Program & Course Information
What Respiratory Therapists Do
Respiratory therapists care for patients who have trouble breathing; for example, from a chronic respiratory disease, such as asthma or emphysema. They also provide emergency care to patients suffering from heart attacks, stroke, drowning or shock.
Most respiratory therapists work in hospitals. Others may work in nursing care facilities or travel to patients’ homes.
How to Become a Respiratory Therapist
Respiratory therapists need at least an associate degree, although both associate and bachelor’s degrees are common. Respiratory therapists are licensed in all states except Alaska; requirements vary by state.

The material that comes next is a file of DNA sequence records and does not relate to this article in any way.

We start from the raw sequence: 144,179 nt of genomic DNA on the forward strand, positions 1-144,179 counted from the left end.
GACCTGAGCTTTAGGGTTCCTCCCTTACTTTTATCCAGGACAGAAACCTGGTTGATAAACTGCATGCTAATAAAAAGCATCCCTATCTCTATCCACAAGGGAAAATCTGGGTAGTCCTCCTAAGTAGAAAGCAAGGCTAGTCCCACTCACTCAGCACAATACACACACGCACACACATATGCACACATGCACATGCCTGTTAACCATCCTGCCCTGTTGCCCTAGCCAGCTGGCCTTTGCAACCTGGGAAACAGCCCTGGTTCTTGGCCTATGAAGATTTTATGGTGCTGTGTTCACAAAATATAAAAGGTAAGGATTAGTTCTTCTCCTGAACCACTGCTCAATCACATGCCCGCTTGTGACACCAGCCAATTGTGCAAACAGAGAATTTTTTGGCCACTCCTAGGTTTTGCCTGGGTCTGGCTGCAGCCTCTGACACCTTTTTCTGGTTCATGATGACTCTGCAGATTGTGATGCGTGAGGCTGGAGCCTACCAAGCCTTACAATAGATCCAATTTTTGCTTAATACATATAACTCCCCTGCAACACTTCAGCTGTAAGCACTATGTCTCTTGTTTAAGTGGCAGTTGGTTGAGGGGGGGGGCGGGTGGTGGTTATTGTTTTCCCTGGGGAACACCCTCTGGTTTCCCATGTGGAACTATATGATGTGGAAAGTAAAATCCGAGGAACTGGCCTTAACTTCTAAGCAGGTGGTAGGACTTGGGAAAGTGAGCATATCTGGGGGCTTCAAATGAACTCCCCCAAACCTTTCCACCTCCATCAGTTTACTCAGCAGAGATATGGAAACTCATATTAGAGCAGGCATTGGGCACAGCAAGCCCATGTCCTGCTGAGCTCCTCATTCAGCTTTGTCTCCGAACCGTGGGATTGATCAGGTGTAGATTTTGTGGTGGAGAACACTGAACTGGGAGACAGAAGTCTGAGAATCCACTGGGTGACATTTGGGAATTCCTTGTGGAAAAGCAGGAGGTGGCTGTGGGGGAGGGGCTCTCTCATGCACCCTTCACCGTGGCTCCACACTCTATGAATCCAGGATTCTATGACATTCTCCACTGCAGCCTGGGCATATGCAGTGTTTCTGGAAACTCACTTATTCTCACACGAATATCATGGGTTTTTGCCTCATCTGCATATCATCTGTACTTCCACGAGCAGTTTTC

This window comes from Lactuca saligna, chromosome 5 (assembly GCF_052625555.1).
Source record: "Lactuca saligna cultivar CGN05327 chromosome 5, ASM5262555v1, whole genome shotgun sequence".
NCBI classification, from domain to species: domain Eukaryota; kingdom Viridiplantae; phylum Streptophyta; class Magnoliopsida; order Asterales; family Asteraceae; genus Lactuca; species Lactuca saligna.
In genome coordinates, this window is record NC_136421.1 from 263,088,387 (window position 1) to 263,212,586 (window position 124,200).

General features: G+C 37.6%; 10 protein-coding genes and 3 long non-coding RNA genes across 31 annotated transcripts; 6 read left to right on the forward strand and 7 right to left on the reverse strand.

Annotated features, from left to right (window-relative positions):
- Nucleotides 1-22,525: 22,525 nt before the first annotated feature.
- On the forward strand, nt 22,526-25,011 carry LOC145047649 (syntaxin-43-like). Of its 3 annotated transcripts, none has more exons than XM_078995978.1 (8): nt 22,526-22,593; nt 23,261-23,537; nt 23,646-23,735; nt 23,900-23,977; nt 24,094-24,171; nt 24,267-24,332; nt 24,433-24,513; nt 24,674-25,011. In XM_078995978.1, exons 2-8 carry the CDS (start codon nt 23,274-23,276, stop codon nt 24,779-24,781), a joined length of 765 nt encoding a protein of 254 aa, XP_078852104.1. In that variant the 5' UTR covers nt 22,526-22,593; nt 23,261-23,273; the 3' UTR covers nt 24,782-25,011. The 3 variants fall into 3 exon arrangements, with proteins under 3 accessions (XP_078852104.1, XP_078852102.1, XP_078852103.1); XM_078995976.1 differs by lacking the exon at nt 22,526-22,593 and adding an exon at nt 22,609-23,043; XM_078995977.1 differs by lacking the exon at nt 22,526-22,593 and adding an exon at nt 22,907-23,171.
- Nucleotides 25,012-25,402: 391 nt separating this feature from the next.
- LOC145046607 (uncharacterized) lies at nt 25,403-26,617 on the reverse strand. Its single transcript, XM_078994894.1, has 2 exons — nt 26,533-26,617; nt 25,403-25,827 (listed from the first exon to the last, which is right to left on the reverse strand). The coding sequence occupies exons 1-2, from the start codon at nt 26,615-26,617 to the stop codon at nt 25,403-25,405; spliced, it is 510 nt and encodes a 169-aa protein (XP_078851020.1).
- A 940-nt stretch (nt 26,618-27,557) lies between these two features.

The median annual wage of respiratory therapists was $54,280 in May 2010.
Employment is expected to grow by 28 percent from 2010 to 2020, faster than the average for all occupations. Growth in the middle-aged and elderly population will lead to greater demand for respiratory therapy services and treatments, mostly in hospitals and nursing homes.
|Quick Facts: Respiratory Therapists|
|2010 Median Pay||$54,280 per year|
|Entry-Level Education||Associate degree|
|Number of Jobs, 2010||112,700|
|Job Outlook, 2010-20||28% growth rate|